patrick melrose 2018

Patrick Melrose Series Review

Why I took it off the list: After checking his The Power of The Dog co-star Kirsten Dunst’s series On Becoming A God In Central Florida (2019) off my list, I remembered there was a Benedict Cumberbatch project I’d been meaning to watch for a while, Patrick Melrose.

I’d read great reviews for this 5-part miniseries when it came out and was further enticed by the presence of Jennifer Jason Leigh, who I’ve long been a fan of, and Hugo Weaving as the central character’s parents. However, I also remember I kept putting it off because of the heavy-sounding subject matter, dealing as it does with addiction, trauma, and recovery.

But after making it through another recent project with similar themes, Cicada (2020), and finding that a somewhat positive and almost cathartic experience, I felt like I was ready to give Patrick Melrose a go. Also, it appeared to be much more of a dark comedy than that other effort, so I figured it wouldn’t be too much of a challenge to get through.

Review of Patrick Melrose (2018)

The first episode of Patrick Melrose sets a tone that is a little bit misleading for the installments that follow. It begins as more as a wacky comedy than anything else, presenting the titular character as a pill-popping, endlessly sarcastic rogue as he embarks on a wild quest to collect his recently deceased father’s ashes in 1982 New York.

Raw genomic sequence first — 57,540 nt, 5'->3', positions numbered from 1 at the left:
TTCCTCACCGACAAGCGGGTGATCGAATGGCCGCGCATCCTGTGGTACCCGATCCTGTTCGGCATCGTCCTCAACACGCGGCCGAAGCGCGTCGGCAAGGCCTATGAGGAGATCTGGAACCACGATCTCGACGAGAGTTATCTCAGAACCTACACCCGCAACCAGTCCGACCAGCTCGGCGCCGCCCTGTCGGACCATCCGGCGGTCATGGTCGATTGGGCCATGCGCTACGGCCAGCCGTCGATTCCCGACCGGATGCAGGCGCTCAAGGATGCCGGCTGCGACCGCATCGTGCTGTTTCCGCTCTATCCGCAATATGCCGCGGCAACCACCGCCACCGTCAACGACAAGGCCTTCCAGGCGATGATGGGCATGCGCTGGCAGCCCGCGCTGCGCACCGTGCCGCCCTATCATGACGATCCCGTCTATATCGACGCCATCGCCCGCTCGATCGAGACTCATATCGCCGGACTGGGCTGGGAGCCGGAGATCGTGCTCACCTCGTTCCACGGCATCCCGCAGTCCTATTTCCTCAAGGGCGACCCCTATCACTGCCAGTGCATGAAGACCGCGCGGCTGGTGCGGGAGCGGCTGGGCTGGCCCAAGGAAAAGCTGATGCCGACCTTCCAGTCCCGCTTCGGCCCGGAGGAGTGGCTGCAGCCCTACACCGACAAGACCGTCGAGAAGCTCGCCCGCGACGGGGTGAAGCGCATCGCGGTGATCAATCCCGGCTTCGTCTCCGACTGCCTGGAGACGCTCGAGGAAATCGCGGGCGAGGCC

As he struggles to keep sober during awkward meetups with family friends and trashes hotel rooms along the way, it comes across as a satire of the excesses of 80’s culture that reminded me of the scenes featuring the elite parents in The Rules of Attraction (2002).

The struggle between Patrick’s inner monologue and his reality is entertaining, and his futile attempts to keep up appearances are certainly amusing, but there is also the sense that his world is not as comedic as he would like to think it is from the beginning. For starters, when Patrick receives the phone call informing him of his dad’s death, his blase response seems comical, until the camera pans down to a syringe on the floor and you realize that he is off his head on heroin,.

Even though Patrick is a clearly a serious addict struggling with dark issues, the first episode leans into the absurd comedy of his antics, and it can feel a little uncomfortable at times. However, as the series goes on, jumps ahead into the 90’s and 2000’s, and begins to dig into the trauma that has left him in such a state, it becomes clear that the tone of the first installment reflects his own denial about his past.

The episodes that follow dig into the ups and downs of his life over the next couple of decades, with each installment checking in on him at a key moment as he attempts to unravel his trauma and enter recovery, only to repeatedly fail and then get back on the wagon. Although some dark humor remains, the series completely transforms and ends up in a much more somber and serious place than where it began.

Excellent Casting, Down to Even the Most Minor Roles

Although some of the production design of Patrick Melrose leaves something to be desired (aside from the portion set at the Melrose family home in France, it was mostly shot in and around Glasgow, which makes for an unconvincing backdrop for some of the US-set scenes), it absolutely nails the casting.